Forty-two percent of the coverage of Obama's first 100 days has been positive, as compared to 22 percent for George W. Bush in his first 100 days, and 27 percent for Bill Clinton. Again, how come?
MARA LIASSON, NPR: Look, I think that there's definitely something to this kind of aura of incredible celebrity and excitement. And you know, you go to any newsstand, and it's a sea of Obama faces, and then there's a shelf for Bo and another shelf for Michelle, but -- and people are truly fascinated.
On the other hand, some of those numbers are reflective of -- look, Bill Clinton had an incredibly chaotic first 100 days. There was a pratfall every other day to cover. George Bush was the result of -- I'm assuming that was the first term -- was the result of...
LIASSON: ... a contested election. And Barack Obama came in as a real majority winner. He has a big majority in Congress.
WALLACE: Oh, come on, (inaudible) some of it is because he's got liberal ideas?
LIASSON: Yes, there's definitely some of it. But when he starts -- when his programs run into trouble, there was a headline in the New York Times next week, you know, "Obama's Plans Hit," you know, "Obstacles ," or, "Snags." I mean, when there is opposition, it should be and I think is covered by the media.
And it's hard to talk about the media as just one thing, because it's not. He is popular. And I think as soon as things turn for him, the media, like lemmings, will turn, too, unfortunately.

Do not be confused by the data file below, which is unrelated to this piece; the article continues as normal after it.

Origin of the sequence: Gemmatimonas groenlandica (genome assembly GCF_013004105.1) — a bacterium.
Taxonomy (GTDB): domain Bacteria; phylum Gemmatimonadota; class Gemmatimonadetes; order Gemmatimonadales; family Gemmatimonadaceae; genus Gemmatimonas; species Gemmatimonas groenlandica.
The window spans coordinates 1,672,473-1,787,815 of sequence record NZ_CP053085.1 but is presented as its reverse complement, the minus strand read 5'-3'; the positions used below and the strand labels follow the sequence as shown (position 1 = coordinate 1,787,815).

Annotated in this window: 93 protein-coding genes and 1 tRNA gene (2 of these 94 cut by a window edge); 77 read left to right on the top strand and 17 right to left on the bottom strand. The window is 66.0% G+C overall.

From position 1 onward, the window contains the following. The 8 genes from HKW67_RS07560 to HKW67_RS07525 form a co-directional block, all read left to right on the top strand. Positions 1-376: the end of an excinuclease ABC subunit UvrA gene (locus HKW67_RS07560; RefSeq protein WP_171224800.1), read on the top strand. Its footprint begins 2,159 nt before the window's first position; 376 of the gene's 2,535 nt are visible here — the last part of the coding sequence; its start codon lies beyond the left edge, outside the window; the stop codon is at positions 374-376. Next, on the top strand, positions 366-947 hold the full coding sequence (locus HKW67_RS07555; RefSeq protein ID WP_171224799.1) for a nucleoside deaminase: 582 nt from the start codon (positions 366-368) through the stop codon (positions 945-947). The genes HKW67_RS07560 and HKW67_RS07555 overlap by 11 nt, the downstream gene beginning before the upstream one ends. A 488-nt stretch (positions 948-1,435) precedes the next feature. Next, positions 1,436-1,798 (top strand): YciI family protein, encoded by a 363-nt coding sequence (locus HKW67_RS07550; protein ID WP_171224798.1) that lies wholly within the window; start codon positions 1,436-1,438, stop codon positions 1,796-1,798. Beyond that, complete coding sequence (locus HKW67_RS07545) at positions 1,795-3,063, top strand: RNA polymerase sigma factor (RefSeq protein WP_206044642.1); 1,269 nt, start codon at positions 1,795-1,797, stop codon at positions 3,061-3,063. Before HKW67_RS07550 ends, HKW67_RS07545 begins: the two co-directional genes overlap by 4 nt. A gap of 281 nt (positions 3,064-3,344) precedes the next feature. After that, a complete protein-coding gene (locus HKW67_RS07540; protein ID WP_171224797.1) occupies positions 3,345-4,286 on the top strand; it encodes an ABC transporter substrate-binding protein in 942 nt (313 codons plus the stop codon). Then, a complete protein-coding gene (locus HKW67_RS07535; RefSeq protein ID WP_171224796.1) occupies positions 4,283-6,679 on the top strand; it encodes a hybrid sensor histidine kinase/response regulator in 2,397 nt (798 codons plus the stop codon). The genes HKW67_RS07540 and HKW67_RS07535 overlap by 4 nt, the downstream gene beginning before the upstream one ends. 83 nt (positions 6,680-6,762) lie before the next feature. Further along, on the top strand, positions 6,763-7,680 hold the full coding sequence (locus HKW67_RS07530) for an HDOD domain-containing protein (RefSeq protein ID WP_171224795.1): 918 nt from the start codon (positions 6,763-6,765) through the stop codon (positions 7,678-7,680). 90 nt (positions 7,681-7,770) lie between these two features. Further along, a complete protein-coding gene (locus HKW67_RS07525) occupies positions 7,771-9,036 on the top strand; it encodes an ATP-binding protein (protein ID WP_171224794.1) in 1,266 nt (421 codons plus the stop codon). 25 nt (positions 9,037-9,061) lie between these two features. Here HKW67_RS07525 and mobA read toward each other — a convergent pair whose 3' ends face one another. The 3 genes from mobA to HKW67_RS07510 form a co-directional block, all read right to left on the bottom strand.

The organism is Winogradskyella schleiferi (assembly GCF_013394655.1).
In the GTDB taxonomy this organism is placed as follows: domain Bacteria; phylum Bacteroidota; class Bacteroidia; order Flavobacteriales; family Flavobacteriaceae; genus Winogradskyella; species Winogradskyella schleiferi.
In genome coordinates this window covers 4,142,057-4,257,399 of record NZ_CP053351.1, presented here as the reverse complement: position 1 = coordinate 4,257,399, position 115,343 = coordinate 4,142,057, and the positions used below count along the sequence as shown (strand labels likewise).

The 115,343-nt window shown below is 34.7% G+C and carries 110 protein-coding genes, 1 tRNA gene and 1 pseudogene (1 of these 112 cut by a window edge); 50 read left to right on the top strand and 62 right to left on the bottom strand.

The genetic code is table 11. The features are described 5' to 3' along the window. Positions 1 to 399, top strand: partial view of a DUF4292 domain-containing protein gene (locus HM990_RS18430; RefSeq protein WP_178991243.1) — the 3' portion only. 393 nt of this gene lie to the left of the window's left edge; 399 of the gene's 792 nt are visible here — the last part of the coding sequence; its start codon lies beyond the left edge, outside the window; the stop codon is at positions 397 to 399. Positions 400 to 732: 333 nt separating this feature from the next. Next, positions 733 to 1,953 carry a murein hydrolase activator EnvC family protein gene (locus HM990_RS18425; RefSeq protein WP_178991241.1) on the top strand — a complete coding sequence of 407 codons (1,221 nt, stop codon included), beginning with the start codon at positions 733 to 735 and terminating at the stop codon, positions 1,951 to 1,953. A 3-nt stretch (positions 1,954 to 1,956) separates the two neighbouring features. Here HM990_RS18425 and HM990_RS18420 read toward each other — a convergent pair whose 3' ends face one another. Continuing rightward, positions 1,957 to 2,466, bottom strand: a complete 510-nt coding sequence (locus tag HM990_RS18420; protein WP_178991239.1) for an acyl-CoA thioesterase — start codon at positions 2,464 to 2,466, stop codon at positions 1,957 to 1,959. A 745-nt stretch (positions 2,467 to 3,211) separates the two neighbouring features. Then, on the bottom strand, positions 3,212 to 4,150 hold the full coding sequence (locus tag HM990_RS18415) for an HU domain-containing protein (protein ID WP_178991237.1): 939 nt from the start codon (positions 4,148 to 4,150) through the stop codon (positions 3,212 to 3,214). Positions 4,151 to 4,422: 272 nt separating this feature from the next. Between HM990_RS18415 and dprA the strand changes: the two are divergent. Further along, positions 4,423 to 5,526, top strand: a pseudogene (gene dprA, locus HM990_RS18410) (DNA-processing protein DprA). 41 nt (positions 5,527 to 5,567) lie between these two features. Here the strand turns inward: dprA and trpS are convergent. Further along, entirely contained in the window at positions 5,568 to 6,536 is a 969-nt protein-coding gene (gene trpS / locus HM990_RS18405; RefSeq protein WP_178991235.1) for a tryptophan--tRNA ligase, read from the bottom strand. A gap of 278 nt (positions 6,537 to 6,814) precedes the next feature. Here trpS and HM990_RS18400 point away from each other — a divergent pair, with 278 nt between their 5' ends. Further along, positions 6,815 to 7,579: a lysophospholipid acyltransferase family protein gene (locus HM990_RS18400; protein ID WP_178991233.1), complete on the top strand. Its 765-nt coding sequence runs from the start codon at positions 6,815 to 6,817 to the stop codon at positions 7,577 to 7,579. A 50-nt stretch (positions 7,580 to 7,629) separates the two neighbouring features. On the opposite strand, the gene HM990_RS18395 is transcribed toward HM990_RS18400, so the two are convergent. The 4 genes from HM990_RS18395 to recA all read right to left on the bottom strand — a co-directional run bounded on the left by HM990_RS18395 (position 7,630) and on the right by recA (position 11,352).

BYRON YORK, WASHINGTON EXAMINER: You know, this has led to a certain undertone of contempt from Obama to the press. Did you -- I felt that in the Brian Williams joke and at the earlier White House Correspondents Dinner. Obama said, "Most of you covered me. All of you voted for me."
But the Pew poll that you mentioned earlier about the positive coverage said that in this case, in Obama's case, as was not the case with Bush or Clinton, an enormous amount of the coverage focused on the president's personal characteristics, his personal appeal, rather than his policy stuff, what he actually wants to do.
And the question and the test for the press is going to come this summer where we do have a huge debate over health care. I guess ABC has voted already. But we are going to have a huge debate over health care, and will they really cover specifically what it is he wants to do?
JUAN WILLIAMS, NPR: I think there have been a couple of changes that have taken place in the media universe -- for example, the Internet. I think the Obama team has made masterful use of that. I think their communication strategy has been terrific.
But what really, you know, strikes me is the celebrity nature of the treatment, the coverage of him as a celebrity versus the policy- maker.
And if you look at the NBC ratings -- and this is, you know, just the hard fact -- they got 9 million people to watch "Inside the Obama White House." Well, once they cash in like that, then everybody else is going to belly up to the table, too.
And similarly, the reason he's getting these magazine covers is apparently there's this great thirst. You look at the newspapers in the country -- on Inauguration Day, they all had special sections, and they continue to sell those special sections.